Early trends in serum phosphate and creatinine levels are associated with mortality following major hepatectomy.
BACKGROUND: Mortality after major hepatectomy remains high and is frequently related to post-hepatectomy liver failure (PHLF). Other than pre-existing liver disease and a small future liver remnant, few patient factors or early postoperative indicators identify patients at elevated risk for PHLF and mortality. METHODS: Data on demographics, comorbidities, operative procedures and postoperative laboratory trends were reviewed for patients submitted to major hepatectomy (at least three Couinaud segments) for malignancy during 1998-2013. These factors were compared among patients who died within 90 days, survivors who met the 50-50 criteria and all remaining survivors. RESULTS: A total of 1528 patients underwent major hepatectomy during the study period. Of these, 947 had metastatic colorectal cancer and underwent resection of a median of four segments. Overall, 49 patients (3.2%) died within 90 days of surgery and 48 patients (3.1%) met the 50-50 criteria for PHLF; 30 of these patients survived 90 days. Operative blood loss was higher in patients who died within 90 days compared with survivors (1.0 l versus 0.5 l; P < 0.001). Despite equivalent perioperative resuscitation and urine output, non-survivors had higher creatinine and phosphate levels than survivors on postoperative day (PoD) 1 (1.1 mg/dl versus 0.9 mg/dl and 4.6 mg/dl versus 3.7 mg/dl, respectively; P < 0.001). CONCLUSIONS: Early trends in creatinine and phosphate (between the day of surgery and PoD 1) identify patients at risk for PHLF and mortality.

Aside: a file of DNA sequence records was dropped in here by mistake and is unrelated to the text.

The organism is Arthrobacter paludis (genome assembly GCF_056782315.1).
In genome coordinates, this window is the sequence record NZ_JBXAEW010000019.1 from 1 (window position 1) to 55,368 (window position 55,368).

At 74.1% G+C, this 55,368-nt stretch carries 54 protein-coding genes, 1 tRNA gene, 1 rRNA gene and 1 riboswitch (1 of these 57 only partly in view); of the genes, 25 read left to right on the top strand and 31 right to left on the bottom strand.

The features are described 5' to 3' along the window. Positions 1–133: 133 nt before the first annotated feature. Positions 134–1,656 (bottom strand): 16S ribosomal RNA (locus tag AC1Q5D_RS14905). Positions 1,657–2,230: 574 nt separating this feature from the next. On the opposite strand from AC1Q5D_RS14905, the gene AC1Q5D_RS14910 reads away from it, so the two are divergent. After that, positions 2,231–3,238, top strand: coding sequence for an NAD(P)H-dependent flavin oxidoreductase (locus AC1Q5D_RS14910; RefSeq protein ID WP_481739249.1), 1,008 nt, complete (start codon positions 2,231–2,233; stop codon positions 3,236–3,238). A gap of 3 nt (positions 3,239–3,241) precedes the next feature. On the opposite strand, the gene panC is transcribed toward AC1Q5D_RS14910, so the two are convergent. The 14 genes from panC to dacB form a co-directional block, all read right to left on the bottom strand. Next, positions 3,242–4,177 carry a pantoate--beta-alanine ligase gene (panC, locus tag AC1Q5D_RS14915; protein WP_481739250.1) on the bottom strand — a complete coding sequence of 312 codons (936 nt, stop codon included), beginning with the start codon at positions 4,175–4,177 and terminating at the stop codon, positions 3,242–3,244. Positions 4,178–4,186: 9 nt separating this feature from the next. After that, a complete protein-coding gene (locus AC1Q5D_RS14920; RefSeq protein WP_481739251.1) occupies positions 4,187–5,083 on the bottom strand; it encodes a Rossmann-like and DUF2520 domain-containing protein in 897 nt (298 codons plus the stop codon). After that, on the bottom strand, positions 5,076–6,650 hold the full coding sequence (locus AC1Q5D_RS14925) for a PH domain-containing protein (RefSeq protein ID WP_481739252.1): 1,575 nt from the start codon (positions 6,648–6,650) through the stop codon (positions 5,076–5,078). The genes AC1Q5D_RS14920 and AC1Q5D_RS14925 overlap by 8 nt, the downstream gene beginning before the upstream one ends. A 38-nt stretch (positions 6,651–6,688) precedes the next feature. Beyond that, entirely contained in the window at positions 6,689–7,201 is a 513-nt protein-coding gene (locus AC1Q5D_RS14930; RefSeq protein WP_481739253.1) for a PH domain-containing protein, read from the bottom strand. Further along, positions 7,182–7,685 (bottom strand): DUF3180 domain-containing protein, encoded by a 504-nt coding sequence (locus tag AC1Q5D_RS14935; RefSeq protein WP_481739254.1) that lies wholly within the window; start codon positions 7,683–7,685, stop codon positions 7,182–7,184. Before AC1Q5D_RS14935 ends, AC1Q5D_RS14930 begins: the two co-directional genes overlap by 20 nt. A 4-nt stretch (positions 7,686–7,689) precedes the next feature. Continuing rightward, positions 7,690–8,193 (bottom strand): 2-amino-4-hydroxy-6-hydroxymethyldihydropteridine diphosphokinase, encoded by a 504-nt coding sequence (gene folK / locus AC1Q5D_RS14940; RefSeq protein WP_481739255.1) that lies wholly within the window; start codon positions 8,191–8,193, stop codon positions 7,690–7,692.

Herbert, GS; Prussing, KB; Simpson, AL; D'Angelica, MI; Allen, PJ; DeMatteo, RP; Jarnagin, WR; Kingham, TP
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